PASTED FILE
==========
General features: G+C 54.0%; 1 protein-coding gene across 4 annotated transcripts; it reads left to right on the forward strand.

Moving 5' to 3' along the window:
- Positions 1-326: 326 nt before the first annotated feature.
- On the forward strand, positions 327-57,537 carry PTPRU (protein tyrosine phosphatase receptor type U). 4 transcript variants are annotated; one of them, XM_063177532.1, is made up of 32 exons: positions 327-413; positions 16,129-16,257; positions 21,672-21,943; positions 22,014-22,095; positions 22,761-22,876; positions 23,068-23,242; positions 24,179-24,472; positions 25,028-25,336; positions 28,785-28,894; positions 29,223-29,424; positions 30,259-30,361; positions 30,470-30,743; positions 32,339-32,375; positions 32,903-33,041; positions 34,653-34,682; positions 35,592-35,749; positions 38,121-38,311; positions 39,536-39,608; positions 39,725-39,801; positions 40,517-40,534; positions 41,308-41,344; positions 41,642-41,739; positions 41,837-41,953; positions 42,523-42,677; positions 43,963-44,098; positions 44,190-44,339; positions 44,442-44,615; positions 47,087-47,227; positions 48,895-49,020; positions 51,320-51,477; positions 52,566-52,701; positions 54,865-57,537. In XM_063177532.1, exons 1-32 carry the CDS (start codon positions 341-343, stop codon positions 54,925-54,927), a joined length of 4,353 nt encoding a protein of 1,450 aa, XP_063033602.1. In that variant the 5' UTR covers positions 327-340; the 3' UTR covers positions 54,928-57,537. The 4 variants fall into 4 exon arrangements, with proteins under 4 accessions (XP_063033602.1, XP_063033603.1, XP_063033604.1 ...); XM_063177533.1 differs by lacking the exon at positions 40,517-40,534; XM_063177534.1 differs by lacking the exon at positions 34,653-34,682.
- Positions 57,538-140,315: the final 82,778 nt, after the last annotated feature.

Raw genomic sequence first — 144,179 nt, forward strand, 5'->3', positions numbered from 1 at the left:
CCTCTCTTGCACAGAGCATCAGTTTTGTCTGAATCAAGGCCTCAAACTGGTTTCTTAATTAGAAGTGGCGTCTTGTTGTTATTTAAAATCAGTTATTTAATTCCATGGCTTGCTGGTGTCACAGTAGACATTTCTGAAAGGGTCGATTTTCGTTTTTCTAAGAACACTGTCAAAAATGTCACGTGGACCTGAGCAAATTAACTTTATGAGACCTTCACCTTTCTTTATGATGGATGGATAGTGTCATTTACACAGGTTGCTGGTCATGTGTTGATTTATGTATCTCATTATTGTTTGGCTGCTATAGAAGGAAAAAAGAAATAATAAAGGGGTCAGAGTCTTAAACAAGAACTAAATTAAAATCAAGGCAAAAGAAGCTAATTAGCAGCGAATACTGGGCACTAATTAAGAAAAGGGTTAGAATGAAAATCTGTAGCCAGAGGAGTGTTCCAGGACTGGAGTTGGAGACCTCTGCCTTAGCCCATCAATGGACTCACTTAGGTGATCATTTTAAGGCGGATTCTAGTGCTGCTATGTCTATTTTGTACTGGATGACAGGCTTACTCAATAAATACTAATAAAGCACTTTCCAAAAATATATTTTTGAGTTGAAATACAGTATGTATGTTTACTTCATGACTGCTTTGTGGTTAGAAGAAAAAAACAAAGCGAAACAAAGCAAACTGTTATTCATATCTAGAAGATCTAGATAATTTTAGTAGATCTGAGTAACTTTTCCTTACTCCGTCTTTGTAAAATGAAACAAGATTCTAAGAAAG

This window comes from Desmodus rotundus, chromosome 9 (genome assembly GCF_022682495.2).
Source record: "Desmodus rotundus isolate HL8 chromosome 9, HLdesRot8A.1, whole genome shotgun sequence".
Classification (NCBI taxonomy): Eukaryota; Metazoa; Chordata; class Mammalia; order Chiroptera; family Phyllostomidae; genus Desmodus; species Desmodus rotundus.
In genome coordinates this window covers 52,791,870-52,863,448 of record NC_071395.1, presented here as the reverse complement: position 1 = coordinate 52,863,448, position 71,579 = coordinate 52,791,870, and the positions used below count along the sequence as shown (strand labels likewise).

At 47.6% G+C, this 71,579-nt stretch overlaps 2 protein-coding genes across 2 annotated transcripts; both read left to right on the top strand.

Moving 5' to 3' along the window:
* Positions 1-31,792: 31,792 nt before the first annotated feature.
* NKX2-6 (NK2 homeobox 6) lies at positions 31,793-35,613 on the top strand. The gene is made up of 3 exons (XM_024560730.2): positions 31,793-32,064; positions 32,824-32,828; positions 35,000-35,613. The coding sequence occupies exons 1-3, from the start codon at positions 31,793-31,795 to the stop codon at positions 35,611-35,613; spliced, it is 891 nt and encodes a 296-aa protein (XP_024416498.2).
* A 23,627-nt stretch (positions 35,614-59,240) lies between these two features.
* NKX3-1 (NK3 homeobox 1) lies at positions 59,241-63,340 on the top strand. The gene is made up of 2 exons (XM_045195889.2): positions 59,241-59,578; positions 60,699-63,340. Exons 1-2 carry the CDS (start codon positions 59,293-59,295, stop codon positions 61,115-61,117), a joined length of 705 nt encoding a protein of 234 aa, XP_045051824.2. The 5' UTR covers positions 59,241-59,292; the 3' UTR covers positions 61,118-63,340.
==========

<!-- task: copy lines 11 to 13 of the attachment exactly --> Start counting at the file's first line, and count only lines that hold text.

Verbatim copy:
In genome coordinates this window covers 52,791,870-52,863,448 of record NC_071395.1, presented here as the reverse complement: position 1 = coordinate 52,863,448, position 71,579 = coordinate 52,791,870, and the positions used below count along the sequence as shown (strand labels likewise).

At 47.6% G+C, this 71,579-nt stretch overlaps 2 protein-coding genes across 2 annotated transcripts; both read left to right on the top strand.

Moving 5' to 3' along the window: